The majority population of India had remained Hindu despite centuries of Muslim rule, while the more numerous Muslim converts from modest backgrounds were looked down upon by the Ashraafia. With the British becoming the paramount power in India and upper castes Hindus becoming the harbingers of nascent nationalism, the fears of the Ashraafia increased that with the advent of elections and democracy, their privileges would become increasingly untenable.

Famously Sir Syed Ahmed Khan advised the angst-ridden Ashraafia to align themselves with the British against the Indian National Congress, although the Congress from the onset was an open, secular party which only in the 1920s radicalised and became a mass party. Those wedded to such a strategy were to become the vanguard of Muslim separatism, which from the late 1930s, rapidly became a movement for the Partition of India to create Pakistan in the north-western and north-eastern zones of India.

Among the literati, the ulema of the Sunni majority were divided on a sub-sectarian basis. Among Deobandis a majority organised in the Jamiat Ulema-e-Hind decided to hitch their future to the freedom movement of the Congress Party on the grounds that as a secular party it would keep India and the Muslims united. However, a minority aligned itself with the All-India Muslim League. The much larger Barelvi ulema initially remained quietist shunning politics but were later to become the vehicles for the Muslim League’s electoral campaign of 1945-46 for Pakistan and their support was crucial for the Muslim League’s great electoral victory. For them, Pakistan would mean the resuscitation of Islamic glory and power.

In this background we shall look at the objections to the demand for Pakistan by two leading scholars of Islam. Both were convinced that the Muslim League was dominated by Muslims who had never opposed British power in India, and that the British were using the Muslim League to oppose the freedom struggle being spearheaded by the Congress Party.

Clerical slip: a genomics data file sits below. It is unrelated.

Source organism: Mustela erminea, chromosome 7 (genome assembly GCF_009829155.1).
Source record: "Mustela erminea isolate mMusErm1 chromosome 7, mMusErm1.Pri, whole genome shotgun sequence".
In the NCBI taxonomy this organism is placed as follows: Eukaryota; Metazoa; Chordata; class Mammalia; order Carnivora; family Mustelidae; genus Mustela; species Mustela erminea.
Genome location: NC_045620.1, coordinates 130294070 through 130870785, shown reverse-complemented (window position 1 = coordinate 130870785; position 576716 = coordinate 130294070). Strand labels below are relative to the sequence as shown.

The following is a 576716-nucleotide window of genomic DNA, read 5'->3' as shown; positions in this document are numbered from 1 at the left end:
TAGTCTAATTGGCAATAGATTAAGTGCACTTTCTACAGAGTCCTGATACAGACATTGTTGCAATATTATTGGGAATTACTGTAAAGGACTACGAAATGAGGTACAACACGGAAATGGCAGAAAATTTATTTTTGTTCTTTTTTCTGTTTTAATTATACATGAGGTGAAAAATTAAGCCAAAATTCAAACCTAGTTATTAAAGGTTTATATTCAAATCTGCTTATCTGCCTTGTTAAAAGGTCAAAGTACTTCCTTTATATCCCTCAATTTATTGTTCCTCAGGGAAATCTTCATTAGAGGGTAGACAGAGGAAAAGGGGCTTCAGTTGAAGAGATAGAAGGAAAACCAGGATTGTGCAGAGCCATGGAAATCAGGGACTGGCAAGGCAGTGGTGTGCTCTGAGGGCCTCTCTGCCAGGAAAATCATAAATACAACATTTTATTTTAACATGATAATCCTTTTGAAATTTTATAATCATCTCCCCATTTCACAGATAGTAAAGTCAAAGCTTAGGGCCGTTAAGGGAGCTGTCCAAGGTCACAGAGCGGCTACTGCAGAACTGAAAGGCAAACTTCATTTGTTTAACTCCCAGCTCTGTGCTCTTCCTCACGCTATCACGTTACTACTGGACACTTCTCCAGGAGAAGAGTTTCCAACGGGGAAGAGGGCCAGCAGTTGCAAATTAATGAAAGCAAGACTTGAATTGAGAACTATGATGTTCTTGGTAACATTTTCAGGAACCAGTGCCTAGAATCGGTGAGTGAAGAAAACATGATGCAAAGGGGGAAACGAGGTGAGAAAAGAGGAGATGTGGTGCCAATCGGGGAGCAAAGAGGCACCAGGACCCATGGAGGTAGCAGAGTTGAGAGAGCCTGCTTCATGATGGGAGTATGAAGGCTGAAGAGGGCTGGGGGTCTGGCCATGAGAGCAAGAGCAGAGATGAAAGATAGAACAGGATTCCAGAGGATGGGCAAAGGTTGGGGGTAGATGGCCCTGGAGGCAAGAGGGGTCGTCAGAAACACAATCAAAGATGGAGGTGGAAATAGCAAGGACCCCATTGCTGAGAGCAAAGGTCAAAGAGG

The theoretical Islamic basis for opposing Pakistan was set forth by both Maulana Abul Kalam Azad, who was the most famous Muslim leader of the Congress Party; as well as by Maulana Hussain Ahmad Madani, the head of the Deoband seminary and president of the Jamiyat Ulem-e-Hind.

We first take up Madani’s standpoint and predictions and then the more detailed thesis which Azad advanced against Pakistan. Madani had propounded the theory of wataniyyat (common homeland) and muttahida qaumiyat (composite nationalism), in which all Indians, including Hindus and Muslims, would be equal partners. The only proviso was that Muslim personal law would continue to apply to Muslims. The Congress had in 1931 agreed to the demand for Muslim personal law to remain operational in free India.

He further made the interesting argument that even if Muslims were to establish an Islamic state, such a state would be authoritarian because of bitter sectarian differences prevalent among Indian Muslims. He presciently observed any attempt to impose Islam in a purely Muslim majority state – given the deep controversies of doctrines and beliefs – would require the use of force and generate intra-Muslim conflicts and would thus be a tyranny. Madani therefore favoured a secular state which would retain the unity of India as well as of Muslims.

Vidyadhar Date is a senior journalist, culture critic and author of a book on public transport